How Sql server Deadlock Mechanism works

Deadlock Detection

Note: To enable deadlock , Please refer : How To Enable Deadlock Trace in Sql Server

 Deadlock detection is performed by a lock monitor thread that periodically initiates a search through all of the tasks in an instance of the Database Engine. The following points describe the search process:

· The default interval is 5 seconds.
· If the lock monitor thread finds deadlocks, the deadlock detection interval will drop from 5 seconds to as low as 100 milliseconds depending on the frequency of deadlocks.
· If the lock monitor thread stops finding deadlocks, the Database Engine increases the intervals between searches to 5 seconds.
· If a deadlock has just been detected, it is assumed that the next threads that must wait for a lock are entering the deadlock cycle. The first couple of lock waits after a deadlock has been detected will immediately trigger a deadlock search rather than wait for the next deadlock detection interval. For example, if the current interval is 5 seconds, and a deadlock was just detected, the next lock wait will kick off the deadlock detector immediately. If this lock wait is part of a deadlock, it will be detected right away rather than during next deadlock search.
The Database Engine typically performs periodic deadlock detection only. Because the number of deadlocks encountered in the system is usually small, periodic deadlock detection helps to reduce the overhead of deadlock detection in the system.
When the lock monitor initiates deadlock search for a particular thread, it identifies the resource on which the thread is waiting. The lock monitor then finds the owner(s) for that particular resource and recursively continues the deadlock search for those threads until it finds a cycle. A cycle identified in this manner forms a deadlock.
After a deadlock is detected, the Database Engine ends a deadlock by choosing one of the threads as a deadlock victim. The Database Engine terminates the current batch being executed for the thread, rolls back the transaction of the deadlock victim, and returns a 1205 error to the application. Rolling back the transaction for the deadlock victim releases all locks held by the transaction. This allows the transactions of the other threads to become unblocked and continue. The 1205 deadlock victim error records information about the threads and resources involved in a deadlock in the error log.
By default, the Database Engine chooses as the deadlock victim the session running the transaction that is least expensive to roll back. Alternatively, a user can specify the priority of sessions in a deadlock situation using the SET DEADLOCK_PRIORITY statement. DEADLOCK_PRIORITY can be set to LOW, NORMAL, or HIGH, or alternatively can be set to any integer value in the range (-10 to 10). The deadlock priority defaults to NORMAL. If two sessions have different deadlock priorities, the session with the lower priority is chosen as the deadlock victim. If both sessions have the same deadlock priority, the session with the transaction that is least expensive to roll back is chosen. If sessions involved in the deadlock cycle have the same deadlock priority and the same cost, a victim is chosen randomly.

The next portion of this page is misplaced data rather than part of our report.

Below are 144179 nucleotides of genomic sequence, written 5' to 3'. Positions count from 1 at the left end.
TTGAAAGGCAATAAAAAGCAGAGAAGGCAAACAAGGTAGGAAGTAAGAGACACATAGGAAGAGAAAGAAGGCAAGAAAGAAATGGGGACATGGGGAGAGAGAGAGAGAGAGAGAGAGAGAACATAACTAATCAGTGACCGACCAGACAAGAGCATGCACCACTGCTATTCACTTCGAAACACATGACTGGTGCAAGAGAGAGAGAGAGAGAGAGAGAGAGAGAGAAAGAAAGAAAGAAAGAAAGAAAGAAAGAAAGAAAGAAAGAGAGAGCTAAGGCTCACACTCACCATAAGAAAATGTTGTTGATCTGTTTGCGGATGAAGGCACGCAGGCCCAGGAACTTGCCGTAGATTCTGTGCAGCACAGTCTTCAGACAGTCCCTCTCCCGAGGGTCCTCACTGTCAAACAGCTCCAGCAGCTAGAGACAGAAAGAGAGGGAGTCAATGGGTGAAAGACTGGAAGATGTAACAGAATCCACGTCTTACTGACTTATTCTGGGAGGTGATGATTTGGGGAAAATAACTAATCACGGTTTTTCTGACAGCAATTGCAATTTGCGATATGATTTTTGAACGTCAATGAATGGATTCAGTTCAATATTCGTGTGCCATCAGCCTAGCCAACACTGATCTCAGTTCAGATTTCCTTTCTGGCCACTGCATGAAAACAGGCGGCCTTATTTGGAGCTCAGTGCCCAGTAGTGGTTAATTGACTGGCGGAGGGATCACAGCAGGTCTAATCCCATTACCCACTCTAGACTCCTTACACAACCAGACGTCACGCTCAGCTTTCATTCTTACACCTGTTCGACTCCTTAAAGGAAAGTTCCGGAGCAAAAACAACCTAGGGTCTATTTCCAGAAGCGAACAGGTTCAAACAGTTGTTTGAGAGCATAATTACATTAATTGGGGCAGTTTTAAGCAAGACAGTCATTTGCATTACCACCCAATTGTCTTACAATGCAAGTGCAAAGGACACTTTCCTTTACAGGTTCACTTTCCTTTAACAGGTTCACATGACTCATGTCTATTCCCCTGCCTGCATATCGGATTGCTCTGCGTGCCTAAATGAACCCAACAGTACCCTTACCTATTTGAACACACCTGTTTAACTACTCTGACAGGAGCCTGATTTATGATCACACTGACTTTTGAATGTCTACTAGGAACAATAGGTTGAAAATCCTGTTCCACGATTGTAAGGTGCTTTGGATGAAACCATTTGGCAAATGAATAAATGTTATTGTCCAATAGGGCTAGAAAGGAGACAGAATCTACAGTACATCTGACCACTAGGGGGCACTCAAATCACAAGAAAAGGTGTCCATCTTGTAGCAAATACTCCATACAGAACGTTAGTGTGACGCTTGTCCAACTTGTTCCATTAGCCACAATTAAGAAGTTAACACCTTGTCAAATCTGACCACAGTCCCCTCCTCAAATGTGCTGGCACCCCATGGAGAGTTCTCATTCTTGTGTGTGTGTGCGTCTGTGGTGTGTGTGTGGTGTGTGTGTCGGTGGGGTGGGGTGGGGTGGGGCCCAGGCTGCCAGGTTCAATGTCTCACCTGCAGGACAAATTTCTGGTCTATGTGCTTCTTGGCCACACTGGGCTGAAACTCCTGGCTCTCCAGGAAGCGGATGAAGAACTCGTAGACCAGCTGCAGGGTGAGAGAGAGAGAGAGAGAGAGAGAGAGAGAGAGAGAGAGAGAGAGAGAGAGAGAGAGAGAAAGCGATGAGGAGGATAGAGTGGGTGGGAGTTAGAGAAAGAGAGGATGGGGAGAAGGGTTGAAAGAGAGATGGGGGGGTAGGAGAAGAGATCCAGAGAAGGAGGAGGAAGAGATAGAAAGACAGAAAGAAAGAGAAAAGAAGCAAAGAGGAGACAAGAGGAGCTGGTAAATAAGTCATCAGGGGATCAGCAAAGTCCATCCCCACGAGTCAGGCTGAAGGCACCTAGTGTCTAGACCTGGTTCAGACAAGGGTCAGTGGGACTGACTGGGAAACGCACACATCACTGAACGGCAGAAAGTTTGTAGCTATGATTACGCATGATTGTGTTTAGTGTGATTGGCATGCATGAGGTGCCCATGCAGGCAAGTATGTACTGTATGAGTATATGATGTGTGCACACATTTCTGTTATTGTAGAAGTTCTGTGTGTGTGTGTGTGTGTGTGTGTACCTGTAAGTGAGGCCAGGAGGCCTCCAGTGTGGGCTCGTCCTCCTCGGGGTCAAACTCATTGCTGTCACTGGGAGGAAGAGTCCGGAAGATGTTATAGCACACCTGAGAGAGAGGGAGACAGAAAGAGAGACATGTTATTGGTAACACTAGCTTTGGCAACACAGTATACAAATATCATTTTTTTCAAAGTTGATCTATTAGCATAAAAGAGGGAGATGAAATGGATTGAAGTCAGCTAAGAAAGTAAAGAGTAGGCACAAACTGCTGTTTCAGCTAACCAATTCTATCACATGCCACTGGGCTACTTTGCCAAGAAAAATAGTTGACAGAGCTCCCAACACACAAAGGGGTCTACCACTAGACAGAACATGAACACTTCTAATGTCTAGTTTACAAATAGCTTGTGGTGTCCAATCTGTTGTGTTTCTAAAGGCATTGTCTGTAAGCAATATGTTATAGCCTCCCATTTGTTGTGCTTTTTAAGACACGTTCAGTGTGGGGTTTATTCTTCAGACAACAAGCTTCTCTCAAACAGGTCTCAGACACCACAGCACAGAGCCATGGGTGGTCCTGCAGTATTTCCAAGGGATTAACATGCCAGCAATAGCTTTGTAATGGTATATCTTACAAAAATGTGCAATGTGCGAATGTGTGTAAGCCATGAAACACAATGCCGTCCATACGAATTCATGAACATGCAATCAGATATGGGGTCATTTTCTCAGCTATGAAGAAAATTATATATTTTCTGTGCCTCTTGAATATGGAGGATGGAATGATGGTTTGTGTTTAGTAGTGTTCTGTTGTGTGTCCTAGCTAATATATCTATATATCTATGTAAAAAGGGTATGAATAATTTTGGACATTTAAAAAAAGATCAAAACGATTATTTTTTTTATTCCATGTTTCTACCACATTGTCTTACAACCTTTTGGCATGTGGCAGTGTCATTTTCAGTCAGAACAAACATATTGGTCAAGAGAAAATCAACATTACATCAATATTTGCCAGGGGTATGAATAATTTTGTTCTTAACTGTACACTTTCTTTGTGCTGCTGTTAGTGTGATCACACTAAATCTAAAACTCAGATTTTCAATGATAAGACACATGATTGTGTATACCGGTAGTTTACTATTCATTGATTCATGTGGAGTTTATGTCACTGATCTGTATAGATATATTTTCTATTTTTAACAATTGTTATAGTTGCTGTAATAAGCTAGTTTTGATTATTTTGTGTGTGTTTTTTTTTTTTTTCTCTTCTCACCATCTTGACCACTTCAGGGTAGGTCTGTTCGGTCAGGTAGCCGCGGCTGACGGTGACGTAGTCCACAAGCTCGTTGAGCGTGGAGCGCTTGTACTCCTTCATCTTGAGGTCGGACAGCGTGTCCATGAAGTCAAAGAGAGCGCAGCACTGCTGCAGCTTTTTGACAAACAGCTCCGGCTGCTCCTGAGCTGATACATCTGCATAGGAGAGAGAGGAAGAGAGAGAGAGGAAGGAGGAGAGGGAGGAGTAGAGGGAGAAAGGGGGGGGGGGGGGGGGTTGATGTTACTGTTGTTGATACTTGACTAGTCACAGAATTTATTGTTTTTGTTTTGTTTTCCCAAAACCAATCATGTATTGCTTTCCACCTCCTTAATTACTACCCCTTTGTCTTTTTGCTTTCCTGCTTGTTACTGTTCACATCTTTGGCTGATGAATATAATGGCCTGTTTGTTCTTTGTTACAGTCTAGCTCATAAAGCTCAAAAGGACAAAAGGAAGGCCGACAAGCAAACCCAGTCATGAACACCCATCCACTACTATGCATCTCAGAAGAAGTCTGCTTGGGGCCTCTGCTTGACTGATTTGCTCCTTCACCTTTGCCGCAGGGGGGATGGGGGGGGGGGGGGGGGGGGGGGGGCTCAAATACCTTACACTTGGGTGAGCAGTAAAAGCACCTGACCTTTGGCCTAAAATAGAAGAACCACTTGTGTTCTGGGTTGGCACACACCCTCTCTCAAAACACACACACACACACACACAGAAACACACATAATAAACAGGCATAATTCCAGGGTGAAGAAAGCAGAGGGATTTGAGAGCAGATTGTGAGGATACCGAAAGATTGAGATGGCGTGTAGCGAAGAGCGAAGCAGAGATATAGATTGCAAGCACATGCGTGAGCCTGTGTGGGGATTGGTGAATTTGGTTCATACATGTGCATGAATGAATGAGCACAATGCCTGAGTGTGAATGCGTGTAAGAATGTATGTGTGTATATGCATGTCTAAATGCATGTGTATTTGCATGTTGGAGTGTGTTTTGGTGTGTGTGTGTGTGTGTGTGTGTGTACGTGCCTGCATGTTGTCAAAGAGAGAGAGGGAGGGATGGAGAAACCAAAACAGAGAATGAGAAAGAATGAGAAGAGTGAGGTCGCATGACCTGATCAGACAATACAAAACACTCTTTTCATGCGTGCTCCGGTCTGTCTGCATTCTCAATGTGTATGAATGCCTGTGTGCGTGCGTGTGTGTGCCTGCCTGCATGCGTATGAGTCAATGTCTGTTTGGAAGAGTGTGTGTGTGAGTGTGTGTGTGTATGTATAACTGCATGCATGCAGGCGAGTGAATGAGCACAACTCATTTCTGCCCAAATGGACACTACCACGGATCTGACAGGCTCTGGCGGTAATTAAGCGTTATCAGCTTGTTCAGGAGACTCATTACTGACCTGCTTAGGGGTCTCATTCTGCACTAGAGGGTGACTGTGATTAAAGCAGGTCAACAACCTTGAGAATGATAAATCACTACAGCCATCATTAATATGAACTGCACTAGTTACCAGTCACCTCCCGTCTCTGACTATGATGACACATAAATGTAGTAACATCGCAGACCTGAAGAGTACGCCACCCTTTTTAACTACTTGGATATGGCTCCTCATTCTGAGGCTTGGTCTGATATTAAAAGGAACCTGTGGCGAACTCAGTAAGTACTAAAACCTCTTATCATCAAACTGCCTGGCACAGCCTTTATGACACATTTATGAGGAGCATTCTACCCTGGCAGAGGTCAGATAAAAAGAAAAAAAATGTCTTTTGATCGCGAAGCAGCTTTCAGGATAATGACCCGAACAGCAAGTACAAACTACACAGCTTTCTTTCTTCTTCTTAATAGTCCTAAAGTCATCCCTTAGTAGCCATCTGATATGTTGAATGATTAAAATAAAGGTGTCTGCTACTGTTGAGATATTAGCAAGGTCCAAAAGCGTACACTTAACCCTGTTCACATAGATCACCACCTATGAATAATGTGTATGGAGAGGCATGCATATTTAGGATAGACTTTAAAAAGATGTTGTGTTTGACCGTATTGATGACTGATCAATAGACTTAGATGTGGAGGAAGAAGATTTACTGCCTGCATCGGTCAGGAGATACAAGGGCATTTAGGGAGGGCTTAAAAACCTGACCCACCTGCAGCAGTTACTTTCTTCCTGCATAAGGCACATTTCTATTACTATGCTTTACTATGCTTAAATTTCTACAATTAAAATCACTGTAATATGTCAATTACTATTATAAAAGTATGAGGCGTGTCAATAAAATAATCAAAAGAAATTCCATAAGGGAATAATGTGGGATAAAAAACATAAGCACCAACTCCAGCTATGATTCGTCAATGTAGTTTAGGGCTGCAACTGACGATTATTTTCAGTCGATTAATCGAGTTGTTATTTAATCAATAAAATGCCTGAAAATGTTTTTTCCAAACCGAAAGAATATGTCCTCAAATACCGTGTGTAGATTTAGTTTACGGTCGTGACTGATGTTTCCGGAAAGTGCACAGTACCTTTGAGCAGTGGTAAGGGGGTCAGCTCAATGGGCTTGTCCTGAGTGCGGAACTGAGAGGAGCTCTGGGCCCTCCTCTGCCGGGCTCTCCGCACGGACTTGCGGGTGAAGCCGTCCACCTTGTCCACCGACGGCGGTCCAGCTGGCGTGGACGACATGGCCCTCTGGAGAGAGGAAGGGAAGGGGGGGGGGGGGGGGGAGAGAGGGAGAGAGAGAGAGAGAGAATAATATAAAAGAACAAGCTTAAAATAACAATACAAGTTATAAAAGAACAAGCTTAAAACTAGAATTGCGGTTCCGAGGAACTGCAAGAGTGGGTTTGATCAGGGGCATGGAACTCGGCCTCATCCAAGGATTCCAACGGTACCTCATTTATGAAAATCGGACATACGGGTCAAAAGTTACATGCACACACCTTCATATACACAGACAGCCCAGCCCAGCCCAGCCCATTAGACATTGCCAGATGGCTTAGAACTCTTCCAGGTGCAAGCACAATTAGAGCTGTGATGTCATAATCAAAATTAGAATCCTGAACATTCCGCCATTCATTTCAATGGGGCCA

When working with CLR, the deadlock monitor automatically detects deadlock for synchronization resources (monitors, reader/writer lock and thread join) accessed inside managed procedures. However, the deadlock is resolved by throwing an exception in the procedure that was selected to be the deadlock victim. It is important to understand that the exception does not automatically release resources currently owned by the victim; the resources must be explicitly released. Consistent with exception behavior, the exception used to identify a deadlock victim can be caught and dismissed.
ms-help://MS.SQLCC.v10/MS.SQLSVR.v10.en/s10de_1devconc/local/collapse.gifDeadlock Information Tools
To view deadlock information, the Database Engine provides monitoring tools in the form of two trace flags, and the deadlock graph event in SQL Server Profiler.
Trace Flag 1204 and Trace Flag 1222
When deadlocks occur, trace flag 1204 and trace flag 1222 return information that is captured in the SQL Server 2005 error log. Trace flag 1204 reports deadlock information formatted by each node involved in the deadlock. Trace flag 1222 formats deadlock information, first by processes and then by resources. It is possible to enable both trace flags to obtain two representations of the same deadlock event.
 Note: To enable deadlock , Please refer : How To Enable Deadlock Trace in Sql Server

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